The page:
Excalibur PERFECT Healthcare Systems
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Lean Systems at Excalibur

Although healthcare practitioners find it convenient to speak about “Lean Systems”, Six Sigma, Quality Systems and so on as if they were separate entities, we at Excalibur understand that these are ideally seamless elements of a single system. A single healthcare delivery system. Healthcare organizations who have been the most successful with performance improvement have consistently implemented these activities into the daily practice of healthcare.

 

All three of these “strategies” share performance improvement as their primary goal. We find in our client organizations different hierarchies with one or the other of these three systems positioned “above the others”.

 

All have a planning element, an auditing element, and performance measurement element. You find “Error Proofing” as a key tool in Lean and in Quality. You find FMEA (Failure Mode Effects Analysis) in Quality and in Six Sigma. You find some form of process mapping or flowcharting in all three strategies.

 

At Excalibur, we do not simply implement Lean or Six Sigma or a Quality System (whether JCAHO, Baldrige or ISO based) or any of its hybrids. In a typical engagement with our Client, we also integrate and harmonize these systems.

 

Our Clients are often surprised when we explain to them that the bigger challenge in the long term viability of a Lean System is not the technical aspects of performance improvement but rather their culture. At least 25% of our focus when implementing a Lean System is on transforming the culture (the “soil” from our gardening analogy that we discuss in the Consulting section of this site) in which that system will flourish. As we guide and mentor you in redirecting the culture we are always mindful that there are many stakeholders in a healthcare organization.

 

Although healthcare practitioners find it convenient to speak about “Lean Systems”, Six Sigma, Quality Systems and so on as if they were separate entities, we at Excalibur understand that these are ideally seamless elements of a single system.

To uncomplicate culture change, we ask first, “What will be best for the Patient”. We then ask what process improvements, resources, permissions or collaboration do each of the stakeholders need to assure Patient care that is always:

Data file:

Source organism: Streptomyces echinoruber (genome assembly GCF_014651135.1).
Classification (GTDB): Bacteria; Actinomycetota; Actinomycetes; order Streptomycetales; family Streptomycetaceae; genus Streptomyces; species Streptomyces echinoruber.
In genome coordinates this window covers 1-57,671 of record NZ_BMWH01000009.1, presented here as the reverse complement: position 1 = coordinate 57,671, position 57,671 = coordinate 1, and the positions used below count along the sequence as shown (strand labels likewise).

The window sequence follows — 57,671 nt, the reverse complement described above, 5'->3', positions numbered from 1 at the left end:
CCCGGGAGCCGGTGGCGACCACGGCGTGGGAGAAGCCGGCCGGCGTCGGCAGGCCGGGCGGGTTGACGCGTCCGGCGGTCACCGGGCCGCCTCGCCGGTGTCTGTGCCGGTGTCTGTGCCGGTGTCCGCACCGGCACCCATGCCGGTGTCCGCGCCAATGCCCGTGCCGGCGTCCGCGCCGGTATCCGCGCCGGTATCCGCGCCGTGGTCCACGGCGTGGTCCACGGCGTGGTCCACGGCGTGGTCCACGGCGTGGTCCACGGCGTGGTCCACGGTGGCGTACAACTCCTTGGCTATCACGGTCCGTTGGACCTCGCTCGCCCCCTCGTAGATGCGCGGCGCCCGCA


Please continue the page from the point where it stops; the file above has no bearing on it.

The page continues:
• Safe
  • Effective
  • Patient Centered
  • Timely
  • Efficient1              1 From the Institute of Medicine:
  • Equitable1               Crossing the Quality Chasm, 2001
 

           What Is a Lean Healthcare System?   

  

A LEAN Healthcare System is an organization of healing professionals whose Patient Care, Service Delivery and Operational Processes are waste free1. The people in a LEAN Healthcare System think, act, solve problems, plan and manage differently than people in any other organization. They understand and apply LEAN tools and analysis methods toward eliminating waste and nonvalue added work on a daily basis. LEAN Systems were pioneered by Henry Ford beginning in 1908 and later expanded by Toyota beginning in the 1950's. The goal of a LEAN System is the error-free and uninterrupted flow of Patients and value-add services2. Achieving flow requires perfecting the performance of each process and using resources more effectively than organizations who do not yet understand "LEAN". Building a LEAN System is a never-ending process requiring great courage by its leaders and practitioners3. There are no spectators in a LEAN System; everyone has a responsibility4. Any focus on Departmental performance is replaced by a focus on "value stream" or system performance5. LEAN Systems are measured and managed on an hour-by-hour basis since one of the key indicators of performance in a LEAN System is Time6. As LEAN Systems are implemented throughout the organization, Safety, Quality, Operating Costs, Timeliness of Care Systems and Patient and Staff Satisfaction7 approach world-class levels of performance.